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Let $\varphi: R \rightarrow S$ be a (unital) ring homomorphism. So every left $S$-module $M$ has also a left $R$-module structure via $\varphi$ and in general we have $$ \text{End}_S(M) \subseteq \text{End}_R(M)$$ My question is: Is there a necessary and sufficient condition on $\varphi$ such that the above inclusion becomes an equality for every $M$?

Note that $\varphi$ being surjective is sufficient but not necessary as $\mathbb{Z} \hookrightarrow \mathbb{Q}$ also has the desired property. This led me to believe $\varphi$ being an epimorphism in the category $\mathsf{Ring}$ is the condition I want but I couldn't show that or find a counterexample.
Edit: We can generalize the situation with $\mathbb{Z} \hookrightarrow \mathbb{Q}$: If $R$ is commutative and $D$ is a multiplicatively closed subset of $R$, the localization $R \rightarrow D^{-1}R$ has the desired property.
Moreover ring homomorphisms with this "equal endomorphisms" property are closed under composition. So any composition of surjections and localizations also works. Unfortunately there are commutative ring epimorphisms which cannot be factored to surjections and localizations, as can be seen here. (Some time I will try to work out some of the examples given there to see whether they fail to equalize the endomorphisms or not)

Edit: In general a necessary condition is that the centralizer of the image $\varphi(R)$ in $S$ should be equal to the center of $S$:
We always have $\mathbf{Z}(S) \subseteq \mathbf{C}_{S}(\varphi (R))$. For the reverse inclusion, let $u \in \mathbf{C}_S(\varphi(R))$. Then letting M be the left regular $S$-module $_S S$, the map $\alpha: S \rightarrow S$ given by $\alpha(s) = us$ lies in $\text{End}_R(M)$.
Now by assumption $\alpha$ is also an $S$-endomorphism. We know that $S$-endomorphisms of $M$ are right multiplications by elements of $S$. Say $\alpha$ is given by right multiplication by $t \in S$. Then evaluating at $1$, we get $u = t$. Thus left and right multiplications by $u$ coincide, that is $u \in \mathbf{Z}(S)$.

Note that by above, when $R$ is commutative we get $$\varphi(R) \subseteq \mathbf{C}_S(\varphi(R)) = \mathbf{Z}(S)$$ This means $S$ is an $R$-algebra via $\varphi$.
So in this case the question can be rephrased as "Let $k$ be a commutative ring and $S$ be a $k$-algebra. When can we say that $k$-linear endomorphisms of $S$-modules are always $S$-linear?" Maybe this has an easy answer when $k$ is a field.

A relevant (perhaps more natural) question to mine is when all homomorphisms are the same, not just endomorphisms. That is, can we find a (nice) condition on $\varphi$ such that for every pair of $S$-modules $M$ and $N$ the inclusion $$\text{Hom}_S(M,N) \subseteq \text{Hom}_R(M,N)$$ becomes an equality?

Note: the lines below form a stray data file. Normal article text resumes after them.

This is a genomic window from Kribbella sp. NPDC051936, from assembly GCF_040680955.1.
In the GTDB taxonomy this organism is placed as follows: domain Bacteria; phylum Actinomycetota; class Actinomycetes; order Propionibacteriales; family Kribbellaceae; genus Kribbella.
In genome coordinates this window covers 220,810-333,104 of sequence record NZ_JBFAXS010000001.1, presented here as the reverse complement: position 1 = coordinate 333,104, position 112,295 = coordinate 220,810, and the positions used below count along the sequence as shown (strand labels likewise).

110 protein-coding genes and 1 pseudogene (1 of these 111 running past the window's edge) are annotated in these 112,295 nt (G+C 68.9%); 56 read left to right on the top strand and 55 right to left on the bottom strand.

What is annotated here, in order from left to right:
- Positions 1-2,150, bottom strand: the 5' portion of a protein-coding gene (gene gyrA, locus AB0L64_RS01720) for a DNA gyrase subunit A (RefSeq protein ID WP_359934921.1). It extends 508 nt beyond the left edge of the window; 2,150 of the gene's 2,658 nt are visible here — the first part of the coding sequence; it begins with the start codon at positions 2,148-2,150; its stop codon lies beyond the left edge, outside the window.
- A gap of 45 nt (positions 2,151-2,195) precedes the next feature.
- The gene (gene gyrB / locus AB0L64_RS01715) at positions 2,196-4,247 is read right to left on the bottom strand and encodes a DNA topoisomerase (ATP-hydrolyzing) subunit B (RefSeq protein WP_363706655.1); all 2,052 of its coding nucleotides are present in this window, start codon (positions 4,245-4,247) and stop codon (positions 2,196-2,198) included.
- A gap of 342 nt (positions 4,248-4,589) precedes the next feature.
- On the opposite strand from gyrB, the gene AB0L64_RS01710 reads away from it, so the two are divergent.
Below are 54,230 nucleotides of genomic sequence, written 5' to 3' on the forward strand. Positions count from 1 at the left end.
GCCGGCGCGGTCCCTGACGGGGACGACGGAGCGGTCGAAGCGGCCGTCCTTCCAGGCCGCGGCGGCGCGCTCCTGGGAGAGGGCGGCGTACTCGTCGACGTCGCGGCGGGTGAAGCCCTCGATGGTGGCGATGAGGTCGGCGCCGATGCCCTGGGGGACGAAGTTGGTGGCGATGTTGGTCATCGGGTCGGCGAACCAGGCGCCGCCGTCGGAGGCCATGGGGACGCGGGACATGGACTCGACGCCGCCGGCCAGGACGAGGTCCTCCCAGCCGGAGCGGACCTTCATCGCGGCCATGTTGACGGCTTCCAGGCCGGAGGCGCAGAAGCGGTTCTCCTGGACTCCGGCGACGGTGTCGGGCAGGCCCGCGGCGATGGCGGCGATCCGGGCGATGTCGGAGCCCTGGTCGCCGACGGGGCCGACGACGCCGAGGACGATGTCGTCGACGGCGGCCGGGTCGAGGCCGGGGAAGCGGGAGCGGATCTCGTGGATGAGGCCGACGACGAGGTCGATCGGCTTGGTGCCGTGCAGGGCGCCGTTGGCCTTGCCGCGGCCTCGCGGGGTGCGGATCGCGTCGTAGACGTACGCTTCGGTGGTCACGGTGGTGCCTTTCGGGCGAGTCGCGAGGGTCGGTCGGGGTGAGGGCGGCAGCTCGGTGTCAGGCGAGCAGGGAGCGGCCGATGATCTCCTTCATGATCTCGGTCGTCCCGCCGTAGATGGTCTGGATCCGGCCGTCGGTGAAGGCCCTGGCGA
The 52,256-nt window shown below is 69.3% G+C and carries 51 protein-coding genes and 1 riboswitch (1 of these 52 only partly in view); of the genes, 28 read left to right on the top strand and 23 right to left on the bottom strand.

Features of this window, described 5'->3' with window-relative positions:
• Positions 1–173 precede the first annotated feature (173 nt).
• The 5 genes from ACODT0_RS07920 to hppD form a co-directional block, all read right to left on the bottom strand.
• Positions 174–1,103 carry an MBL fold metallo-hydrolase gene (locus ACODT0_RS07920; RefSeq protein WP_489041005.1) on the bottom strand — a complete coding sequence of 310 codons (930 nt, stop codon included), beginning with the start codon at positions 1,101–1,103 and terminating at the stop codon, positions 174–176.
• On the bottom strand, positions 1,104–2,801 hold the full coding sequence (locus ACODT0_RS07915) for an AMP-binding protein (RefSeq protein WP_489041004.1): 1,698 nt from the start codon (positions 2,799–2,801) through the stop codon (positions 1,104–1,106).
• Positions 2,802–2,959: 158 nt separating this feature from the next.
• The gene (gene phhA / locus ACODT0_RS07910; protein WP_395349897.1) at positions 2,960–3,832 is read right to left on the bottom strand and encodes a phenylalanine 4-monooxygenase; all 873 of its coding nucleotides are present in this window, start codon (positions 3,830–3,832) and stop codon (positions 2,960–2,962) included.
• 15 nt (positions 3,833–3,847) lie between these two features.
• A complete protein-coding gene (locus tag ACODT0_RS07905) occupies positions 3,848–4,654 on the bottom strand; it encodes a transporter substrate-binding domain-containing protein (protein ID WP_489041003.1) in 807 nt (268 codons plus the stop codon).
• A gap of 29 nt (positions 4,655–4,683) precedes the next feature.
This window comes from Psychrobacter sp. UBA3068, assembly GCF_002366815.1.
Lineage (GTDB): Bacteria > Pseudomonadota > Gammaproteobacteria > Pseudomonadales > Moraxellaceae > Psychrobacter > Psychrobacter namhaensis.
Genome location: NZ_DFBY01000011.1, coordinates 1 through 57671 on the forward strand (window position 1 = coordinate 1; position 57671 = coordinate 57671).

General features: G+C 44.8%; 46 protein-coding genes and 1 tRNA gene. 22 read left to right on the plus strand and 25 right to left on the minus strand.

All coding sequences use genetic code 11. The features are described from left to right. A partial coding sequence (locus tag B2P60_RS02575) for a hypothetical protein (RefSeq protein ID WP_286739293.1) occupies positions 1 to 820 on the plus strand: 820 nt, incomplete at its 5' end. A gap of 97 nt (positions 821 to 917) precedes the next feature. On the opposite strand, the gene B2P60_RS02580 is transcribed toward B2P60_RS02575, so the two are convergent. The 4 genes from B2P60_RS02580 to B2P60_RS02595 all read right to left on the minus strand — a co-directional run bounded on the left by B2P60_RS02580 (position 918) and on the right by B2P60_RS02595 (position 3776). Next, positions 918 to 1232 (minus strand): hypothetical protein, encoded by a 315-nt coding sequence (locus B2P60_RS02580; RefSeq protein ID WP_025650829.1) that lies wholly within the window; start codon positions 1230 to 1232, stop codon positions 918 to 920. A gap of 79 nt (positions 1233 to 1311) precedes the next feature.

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The embedding $\mathbb{Z}\hookrightarrow\mathbb{Q}$ has a stronger property than being an epimorphism: the image of $\mathbb{Z}$ is fixed pointwise by every unital ring endomorphism of $\mathbb{Q}$. I don't know if that is really necessary, but it may be worth bearing in mind. –  Arturo Magidin Mar 2 '12 at 17:06
    
$\phi$ induces a mophism on the endomorphism rings. But in general there is no inclusion. –  Curufin Mar 2 '12 at 19:13
    
$\phi$ induces a mophism on the endomorphism rings. But in general there is no inclusion. Let $k$ be a finite field and $G$ a finite group. There is a morph ism $kG\rightarrow k$. Now take $M=kG$. The other inclusion also doesn't work. Take $\mathbb{F}_2\rightarrow\mathbb{F}_4$ and $M=\mathbb{F}_4$. –  Curufin Mar 2 '12 at 19:26
    
Curufin: When we take $\varphi$ as the augmentation map $kG \rightarrow k$ and take $M = kG$, we are considering $M$ just as a $k$-vector space. And the $kG$-module structure on $M$ induced by $\varphi$ is different that the regular one. We have $g \cdot h = \varphi(g)h = h$ for every $g,h \in G$ for instance. –  Cihan Mar 2 '12 at 20:37
    
A left S-module structure on an abelian group M is just a ring homomorphism $\omega:S\to\text{End}_{\mathbb{Z}}(M)$ (for $s\in S$, $\omega(s):M\to M$ is left multiplication by s). An element of $\text{End}({}_SM)$ is an abelian group homomorphism $f:M\to M$ with $f\circ \omega(s) = \omega(s)\circ f$ for all $s\in S$, i.e. $\text{End}({}_SM)$ is just the centralizer of $\text{Im}(\omega)$ in $\text{End}_{\mathbb{Z}}(M)$. The R-action induced by $\phi$ is $\omega\circ\phi$, so $\text{End}({}_RM)$ is just the centralizer of $\text{Im}(\omega\phi)$. Hence the question can be rephrased as: –  Riley E Mar 2 '12 at 21:34

2 Answers 2

A map of rings is an epi iff the corresponding restriction-of-scalars functor is full.

I have no idea of what might characterize maps which are full only on endomorphism rings... But in any case it is a slightly unnatural question, no?

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A relevant (perhaps more natural) question to mine is when all homomorphisms are the same, not just endomorphisms. That is, can we find a (nice) condition on $\varphi$ such that for every pair of $S$-modules $M$ and $N$ the inclusion $$\text{Hom}_S(M,N) \subseteq \text{Hom}_R(M,N)$$ becomes an equality?

Yes, this happens iff $R \to S$ is an epimorphism in the category of rings. Details and much more stuff on epimorphisms in the category of commutative rings can be found in the corresponding Séminaire Samuel. It is already quite interesting to characterize epimorphisms when $R=\mathbb{Z}$ (or more generally a Dedekind domain), see here.

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